"It affects everbody," says Changing Our World's Lisa Buckly, who created the program for Longaberger. "I would just walk down the halls and someone would pull me aside and say, 'My God, my mother had this. This is an important thing we're doing.' They all felt a part of it, and they felt that sense of pride."
Some companies take their philanthropic efforts into the classroom. Federal Express, for example, encourages managers to enroll in company-sponsored training programs that teach them the skills to lead a charitable initiative. Senior managers with more than three years experience and managers with at least five can enlist in Leadership Zone Class—a three-day training session in which attendees are initiated into the company's United Way program. On the third day, the managers are brought to a United Way agency where they learn how to work with a nonprofit and oversee a particular volunteer effort.
The response to the Leadership Zone Class has been positive, says Deb Culberhouse-Fortune, assurance manager for Fed Ex's agfs, (Air, Ground and Freight Services). Culberhouse-Fortune, who has spearheaded Federal Express' United Way efforts for the past two years (see sidebar, next page), says the classes give managers a unique leadership experience that rubs off on their professional lives. "The impact goes back to their own communities and to them as people," she says. "Some of the managers have been with the company for 20 years and are close to retiring, but after seeing the impact they can have in their communities and on their co-workers, they decided to stay on with the company."
Should they retire, however, Federal Express employees can still count on a call-to-action, if Culberhouse-Fortune has her way. Her United Way team has taken pains to contact and involve the company's 4,000 retirees. "We let our retirees know that they are still part of the family, and we are not going to let them forget it," she says.
When it comes to using volunteer efforts to develop employee relations and foster team spirit, many companies turn to departmental outings. In 1999, for example, nearly 200 Philip Morris and Kraft employees from the company's New York headquarters teamed with an environmental group called the New York Restoration Project to clean and restore the much-neglected borough of Highbridge Park. The volunteers cleared more than 20,000 pounds of debris in one day and planted nine large trees, 91 shrubs and more than 1,200 flowering plants.
Philip Morris' Brosius recalls a recent outing in which 30 employees painted the inside of a domestic violence shelter. "There's such a sense of accomplishment at the end of the day as a team," Brosius says. "I think the power of teamwork outclasses an all-star individual any day of the week."
Last fall, Christine Cappello, manager of Philip Morris' employee fund, brainstormed an idea to take small teams and have them volunteer for one month at a time at the nonprofit of their choice. Called dove (Dedicating Our Volunteer Efforts), the program offers a nonprofit organization the assurance of consistent and able volunteer assistance.
Laurie Guzzinati in corporate communications had a "dove month" last Easter when she and her fellow co-workers packed groceries at a local Manhattan church and prepared meals for needy families. Says Guzzinati, "It was so meaningful, especially around the holiday. We felt how important it was for us to be there because it came at a time when they really needed some help distributing the food."
Volunteer efforts can range from an individual with a passion for a particular cause, to small groups working in teams. Sometimes, even an entire company gets involved. Once a year, Miller Brewing sponsors Miller Cares, a "day of caring" in which the entire company gives up its time for a community project in Milwaukee. Last year, Jeff Hembrock, vice president of trade marketing at Miller, decided to volunteer his division at a local hunger task force where they assembled, boxed and sorted food. Later that day, the division held a work-related meeting that was the most enthusiastic, productive meeting the division has ever had, according to Gill Llanas, Miller Brewing's manager of community affairs.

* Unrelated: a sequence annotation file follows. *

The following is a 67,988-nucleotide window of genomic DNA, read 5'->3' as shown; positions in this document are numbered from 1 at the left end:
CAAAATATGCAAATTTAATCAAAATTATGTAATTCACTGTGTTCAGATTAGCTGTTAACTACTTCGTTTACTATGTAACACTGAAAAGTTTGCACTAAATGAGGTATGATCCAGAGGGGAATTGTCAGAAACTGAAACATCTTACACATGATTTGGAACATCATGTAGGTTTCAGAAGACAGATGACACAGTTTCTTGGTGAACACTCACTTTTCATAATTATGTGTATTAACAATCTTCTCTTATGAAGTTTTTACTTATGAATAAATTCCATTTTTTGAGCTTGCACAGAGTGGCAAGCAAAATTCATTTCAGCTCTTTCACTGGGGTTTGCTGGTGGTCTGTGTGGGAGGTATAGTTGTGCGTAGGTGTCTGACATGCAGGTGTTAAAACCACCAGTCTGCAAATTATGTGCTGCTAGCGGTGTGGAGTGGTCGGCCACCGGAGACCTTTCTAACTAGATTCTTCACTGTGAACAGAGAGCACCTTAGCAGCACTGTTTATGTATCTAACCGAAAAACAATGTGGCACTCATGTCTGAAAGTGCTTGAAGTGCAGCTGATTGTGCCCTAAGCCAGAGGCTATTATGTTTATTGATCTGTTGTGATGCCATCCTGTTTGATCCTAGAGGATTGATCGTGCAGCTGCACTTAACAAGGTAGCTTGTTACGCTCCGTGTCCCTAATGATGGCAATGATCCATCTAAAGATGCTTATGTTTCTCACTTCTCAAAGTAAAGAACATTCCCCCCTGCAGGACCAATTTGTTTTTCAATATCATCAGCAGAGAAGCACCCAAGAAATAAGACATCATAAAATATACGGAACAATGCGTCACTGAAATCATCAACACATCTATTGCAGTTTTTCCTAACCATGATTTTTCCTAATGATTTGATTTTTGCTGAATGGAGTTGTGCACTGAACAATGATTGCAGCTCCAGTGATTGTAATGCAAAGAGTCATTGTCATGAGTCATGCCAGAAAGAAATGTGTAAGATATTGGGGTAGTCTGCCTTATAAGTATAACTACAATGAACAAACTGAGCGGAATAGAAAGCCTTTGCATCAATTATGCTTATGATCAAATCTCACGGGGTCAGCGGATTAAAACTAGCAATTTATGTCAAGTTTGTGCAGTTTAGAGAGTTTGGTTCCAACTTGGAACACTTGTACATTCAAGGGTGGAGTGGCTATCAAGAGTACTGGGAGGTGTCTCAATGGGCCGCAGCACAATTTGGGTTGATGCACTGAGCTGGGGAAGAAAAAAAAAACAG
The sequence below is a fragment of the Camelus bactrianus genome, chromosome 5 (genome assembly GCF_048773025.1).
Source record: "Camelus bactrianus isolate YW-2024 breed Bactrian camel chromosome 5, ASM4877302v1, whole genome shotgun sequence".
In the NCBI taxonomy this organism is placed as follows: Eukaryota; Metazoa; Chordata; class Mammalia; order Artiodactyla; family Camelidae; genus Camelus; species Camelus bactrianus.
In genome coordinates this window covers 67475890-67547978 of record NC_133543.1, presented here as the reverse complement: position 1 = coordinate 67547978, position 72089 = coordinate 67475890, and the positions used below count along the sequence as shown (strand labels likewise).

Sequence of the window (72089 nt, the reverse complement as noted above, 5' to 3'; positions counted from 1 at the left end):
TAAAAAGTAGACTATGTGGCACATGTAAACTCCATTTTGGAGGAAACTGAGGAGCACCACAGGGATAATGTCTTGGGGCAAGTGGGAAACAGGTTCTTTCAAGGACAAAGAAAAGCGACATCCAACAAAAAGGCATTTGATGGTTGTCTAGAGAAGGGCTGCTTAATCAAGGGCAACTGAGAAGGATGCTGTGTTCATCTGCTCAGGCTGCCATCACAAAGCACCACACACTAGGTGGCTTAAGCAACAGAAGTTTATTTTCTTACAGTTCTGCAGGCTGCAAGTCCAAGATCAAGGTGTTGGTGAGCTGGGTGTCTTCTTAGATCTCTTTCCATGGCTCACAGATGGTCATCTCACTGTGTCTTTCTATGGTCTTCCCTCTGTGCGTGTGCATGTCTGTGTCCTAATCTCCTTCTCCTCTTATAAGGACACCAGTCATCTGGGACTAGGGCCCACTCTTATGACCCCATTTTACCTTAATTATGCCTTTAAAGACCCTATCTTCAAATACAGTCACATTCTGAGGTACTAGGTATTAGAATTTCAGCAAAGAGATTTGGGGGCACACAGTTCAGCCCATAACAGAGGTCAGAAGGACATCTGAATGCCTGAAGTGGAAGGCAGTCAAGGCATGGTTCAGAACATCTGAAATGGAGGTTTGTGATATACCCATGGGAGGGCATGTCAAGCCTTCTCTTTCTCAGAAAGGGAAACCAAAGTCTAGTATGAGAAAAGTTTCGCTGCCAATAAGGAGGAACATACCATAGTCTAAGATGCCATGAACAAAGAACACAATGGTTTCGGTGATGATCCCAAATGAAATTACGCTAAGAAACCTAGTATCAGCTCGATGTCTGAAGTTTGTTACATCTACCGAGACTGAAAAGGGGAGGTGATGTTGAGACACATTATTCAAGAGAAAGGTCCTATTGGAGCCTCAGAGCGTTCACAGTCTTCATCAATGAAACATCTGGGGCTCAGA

"The company saw how well this worked out for that division, how great a team building effort it was, and the sense of accomplishment those employees had that we now are trying to keep many of our volunteer efforts within work teams," says Llanas.
The key to Miller Brewing's recent surge in employee volunteerism, says Changing Our World's Cavicchio, is the support shown by ceo John Bowlin. In fact, Bowlin wrote the memo encouraging employees to get more involved on its "Care" days, and set the example by joining in with his employees.
"That's a powerful thing to do when your ceo is out there with his sleeves rolled up, pushing a wheelbarrow, helping to build a community garden," says Cavicchio. "It's a great example to send to the rest of the company about the importance of community involvement, and the workers feed off that."
More than just cutting a check, this kind of community involvement has a profound impact on the general public, and not just a company and its employees. In fact, when appraising a company's corporate citizenship, the cause itself or the direct involvement of company employees is more prominent in the minds of Americans, according to a survey by New York-based public relations firm Hill and Knowlton and marketing research firm Yankelovich Partners. The survey found that out of 1,000 Americans polled, 43 percent were "most impressed" by companies who donated products and services rather than money for their charitable efforts. Thirty-seven percent said they believed employee volunteer time was key to corporate charity, while only 12 percent of respondents said they were impressed by money-only donations.
"Volunteerism is one element that goes into retaining a good employee," says Lynn Stekis of the mony Foundation. "It's not the only element, but in a multifaceted approach to retaining employees, this is definitely one of the strong ones. Doing something positive in the community gives employees a feeling of connectedness and a feeling that it's not just about doing business."